The trilateral discussions between the EU, Japan and the USA need to deliver concrete proposals that restore the global playing field with regard to market-distortive practices - Joint statement by BUSINESSEUROPE, the U.S. Chamber of Commerce & Keidanren
Our associations represent businesses across Europe, Japan and the United States that have a strong domestic footprint and are also active around the world. One of our core objectives is to advocate for a fair and rules-based global trading system.
Since its inception in 1995, the World Trade Organisation (WTO) has been the cornerstone for development of multilateral rules that provide the stability and predictability that companies need to invest and create jobs.
The global economy has evolved substantially since the WTO was formed, but the governing rulebook has remained largely unchanged. Trade in goods and services amounted to $6 trillion in 1995 when the WTO was created and grew over fourfold to $25 trillion in 2018. The share of global trade to GDP also grew from 20% to 30% during the same period. To maintain and strengthen the multilateral trading system, it is essential to achieve progress in negotiating rules that are adapted to today’s global trading environment.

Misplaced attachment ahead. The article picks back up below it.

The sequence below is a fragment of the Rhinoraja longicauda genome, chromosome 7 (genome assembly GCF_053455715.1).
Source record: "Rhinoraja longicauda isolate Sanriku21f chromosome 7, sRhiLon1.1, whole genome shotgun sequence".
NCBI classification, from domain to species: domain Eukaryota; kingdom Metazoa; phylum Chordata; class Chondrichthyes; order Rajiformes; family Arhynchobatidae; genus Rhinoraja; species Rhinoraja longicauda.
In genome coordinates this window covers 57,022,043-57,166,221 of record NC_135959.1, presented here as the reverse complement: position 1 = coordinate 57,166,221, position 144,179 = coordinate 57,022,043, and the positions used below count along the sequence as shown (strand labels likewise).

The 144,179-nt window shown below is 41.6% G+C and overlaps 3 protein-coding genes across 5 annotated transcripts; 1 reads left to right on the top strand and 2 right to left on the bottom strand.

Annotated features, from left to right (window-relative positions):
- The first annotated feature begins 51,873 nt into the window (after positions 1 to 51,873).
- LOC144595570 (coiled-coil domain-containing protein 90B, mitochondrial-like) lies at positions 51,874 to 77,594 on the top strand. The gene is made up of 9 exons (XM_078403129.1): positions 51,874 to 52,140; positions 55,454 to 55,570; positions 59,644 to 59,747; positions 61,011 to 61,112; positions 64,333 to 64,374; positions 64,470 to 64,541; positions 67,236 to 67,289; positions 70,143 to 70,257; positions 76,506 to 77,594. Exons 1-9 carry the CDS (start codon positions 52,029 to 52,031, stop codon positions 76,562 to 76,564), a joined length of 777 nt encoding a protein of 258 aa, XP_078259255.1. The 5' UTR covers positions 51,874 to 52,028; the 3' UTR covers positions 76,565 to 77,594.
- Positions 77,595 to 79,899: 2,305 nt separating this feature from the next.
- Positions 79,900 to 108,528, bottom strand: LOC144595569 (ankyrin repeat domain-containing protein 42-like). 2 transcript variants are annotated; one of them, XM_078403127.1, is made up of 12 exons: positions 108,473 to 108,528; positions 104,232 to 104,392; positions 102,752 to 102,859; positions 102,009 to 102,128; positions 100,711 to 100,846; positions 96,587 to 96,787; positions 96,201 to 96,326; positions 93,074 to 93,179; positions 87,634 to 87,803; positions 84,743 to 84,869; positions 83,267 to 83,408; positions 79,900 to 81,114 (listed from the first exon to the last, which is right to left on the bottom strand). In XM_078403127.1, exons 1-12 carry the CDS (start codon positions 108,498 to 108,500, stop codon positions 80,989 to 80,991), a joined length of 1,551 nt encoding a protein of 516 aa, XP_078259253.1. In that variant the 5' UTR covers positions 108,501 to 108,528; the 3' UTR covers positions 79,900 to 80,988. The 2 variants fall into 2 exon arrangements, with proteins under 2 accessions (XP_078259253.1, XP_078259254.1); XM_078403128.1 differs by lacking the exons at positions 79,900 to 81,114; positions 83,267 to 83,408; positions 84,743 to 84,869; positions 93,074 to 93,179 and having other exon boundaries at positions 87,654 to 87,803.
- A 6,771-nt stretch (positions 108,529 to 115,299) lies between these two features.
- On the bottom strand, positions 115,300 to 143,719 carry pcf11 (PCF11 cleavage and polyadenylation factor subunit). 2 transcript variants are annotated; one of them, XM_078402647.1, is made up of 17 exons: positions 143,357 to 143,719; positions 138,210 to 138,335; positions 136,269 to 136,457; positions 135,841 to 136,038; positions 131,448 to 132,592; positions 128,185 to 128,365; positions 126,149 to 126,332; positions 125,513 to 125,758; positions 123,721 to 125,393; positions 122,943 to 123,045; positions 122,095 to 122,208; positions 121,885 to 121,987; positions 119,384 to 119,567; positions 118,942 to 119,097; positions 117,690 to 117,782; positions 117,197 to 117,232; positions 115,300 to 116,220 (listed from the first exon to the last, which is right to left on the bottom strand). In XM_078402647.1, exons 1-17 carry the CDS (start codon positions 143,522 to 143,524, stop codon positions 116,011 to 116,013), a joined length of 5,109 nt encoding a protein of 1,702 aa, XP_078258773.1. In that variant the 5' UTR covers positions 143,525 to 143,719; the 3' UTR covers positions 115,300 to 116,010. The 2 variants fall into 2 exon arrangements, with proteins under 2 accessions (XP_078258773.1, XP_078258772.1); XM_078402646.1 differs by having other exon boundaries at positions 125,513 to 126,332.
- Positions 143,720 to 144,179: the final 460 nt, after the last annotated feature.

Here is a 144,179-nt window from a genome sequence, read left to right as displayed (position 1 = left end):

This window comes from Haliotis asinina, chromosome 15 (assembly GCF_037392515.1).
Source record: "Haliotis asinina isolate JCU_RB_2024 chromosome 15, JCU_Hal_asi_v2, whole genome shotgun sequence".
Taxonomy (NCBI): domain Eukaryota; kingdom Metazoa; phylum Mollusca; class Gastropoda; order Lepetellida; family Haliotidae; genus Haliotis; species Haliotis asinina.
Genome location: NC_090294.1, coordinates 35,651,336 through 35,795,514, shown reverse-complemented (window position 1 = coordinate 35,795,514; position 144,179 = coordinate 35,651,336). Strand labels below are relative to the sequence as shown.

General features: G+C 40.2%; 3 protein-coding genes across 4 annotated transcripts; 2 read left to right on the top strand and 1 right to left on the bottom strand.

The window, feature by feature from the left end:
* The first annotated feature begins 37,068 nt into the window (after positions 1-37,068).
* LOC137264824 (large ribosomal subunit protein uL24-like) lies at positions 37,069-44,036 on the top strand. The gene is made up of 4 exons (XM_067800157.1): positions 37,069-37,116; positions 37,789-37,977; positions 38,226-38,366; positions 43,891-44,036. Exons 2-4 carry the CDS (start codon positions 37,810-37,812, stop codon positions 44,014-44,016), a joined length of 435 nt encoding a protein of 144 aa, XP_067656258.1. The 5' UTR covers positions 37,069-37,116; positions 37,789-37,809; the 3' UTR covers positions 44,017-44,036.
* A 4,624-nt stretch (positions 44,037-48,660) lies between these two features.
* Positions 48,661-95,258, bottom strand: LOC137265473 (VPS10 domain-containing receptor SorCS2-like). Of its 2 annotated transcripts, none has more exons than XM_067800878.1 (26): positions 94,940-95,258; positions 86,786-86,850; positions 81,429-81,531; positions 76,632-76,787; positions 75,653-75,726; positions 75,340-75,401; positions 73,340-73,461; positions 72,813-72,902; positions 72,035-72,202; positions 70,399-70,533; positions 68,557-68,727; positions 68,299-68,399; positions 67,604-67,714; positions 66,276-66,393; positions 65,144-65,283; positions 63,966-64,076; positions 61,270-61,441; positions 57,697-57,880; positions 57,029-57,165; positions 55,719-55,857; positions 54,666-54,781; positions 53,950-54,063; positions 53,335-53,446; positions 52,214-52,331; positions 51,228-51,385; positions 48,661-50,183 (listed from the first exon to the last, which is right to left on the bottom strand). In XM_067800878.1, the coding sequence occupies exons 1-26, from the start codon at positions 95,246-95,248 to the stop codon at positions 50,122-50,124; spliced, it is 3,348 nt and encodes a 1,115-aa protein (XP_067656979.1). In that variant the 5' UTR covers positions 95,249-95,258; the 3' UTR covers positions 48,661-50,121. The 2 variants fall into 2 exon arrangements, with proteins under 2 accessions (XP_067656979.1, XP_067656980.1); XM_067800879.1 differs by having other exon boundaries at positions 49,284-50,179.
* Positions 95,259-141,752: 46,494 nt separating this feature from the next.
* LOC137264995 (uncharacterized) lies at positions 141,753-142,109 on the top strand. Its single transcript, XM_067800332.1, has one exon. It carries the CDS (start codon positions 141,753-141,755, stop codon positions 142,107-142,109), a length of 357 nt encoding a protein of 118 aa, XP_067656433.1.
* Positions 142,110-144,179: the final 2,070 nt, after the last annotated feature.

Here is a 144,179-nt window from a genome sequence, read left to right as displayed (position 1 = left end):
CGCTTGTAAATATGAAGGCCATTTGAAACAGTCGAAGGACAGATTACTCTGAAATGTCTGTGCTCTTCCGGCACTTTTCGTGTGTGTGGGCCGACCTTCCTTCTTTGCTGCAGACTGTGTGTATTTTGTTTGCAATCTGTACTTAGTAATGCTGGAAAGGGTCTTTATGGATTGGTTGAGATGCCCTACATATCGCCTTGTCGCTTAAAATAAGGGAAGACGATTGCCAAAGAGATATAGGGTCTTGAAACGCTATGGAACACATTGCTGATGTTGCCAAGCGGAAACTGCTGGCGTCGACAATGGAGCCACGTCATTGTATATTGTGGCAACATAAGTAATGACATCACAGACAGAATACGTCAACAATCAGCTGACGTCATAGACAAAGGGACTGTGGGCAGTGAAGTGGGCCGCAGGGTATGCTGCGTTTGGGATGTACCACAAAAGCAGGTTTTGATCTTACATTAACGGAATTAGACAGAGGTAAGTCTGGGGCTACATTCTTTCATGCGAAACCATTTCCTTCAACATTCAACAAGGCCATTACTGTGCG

There is currently a lack of coherent and comprehensive rules to effectively address market distortive practices particularly in the area of industrial subsidies (beyond export subsidies), the role of state-owned enterprises (SOEs), and forced technology transfers. This gap must be addressed quickly. The European Union, Japan and the United States
have been holding trilateral discussions at the trade minister level for some time to agree on appropriate disciplines.
Our respective business communities fully support these trilateral discussions, and we believe there is an urgent need to craft concrete proposals that support the WTO reform process. Therefore, we call on the European Union, Japan and United States to further intensify talks and rapidly deliver proposals that can be tabled for discussion with other WTO members.
Currently, the WTO is facing its deepest crisis since its establishment. The appellate body is ceasing to function at a moment when trade tensions are increasing, and the negative impact could be devastating. For instance, a dysfunctional dispute settlement system could severely undermine efforts to address trade distorting measures. Companies need clear and predictable rules that are effectively and efficiently enforced.
The WTO needs once again to become an institution that delivers on these four fronts: market access, rule-setting, timely dispute settlement, and deterrent remedies. Timely reform, including in the area of industrial subsidies, SOEs and forced technology transfers, has never been more important and urgent.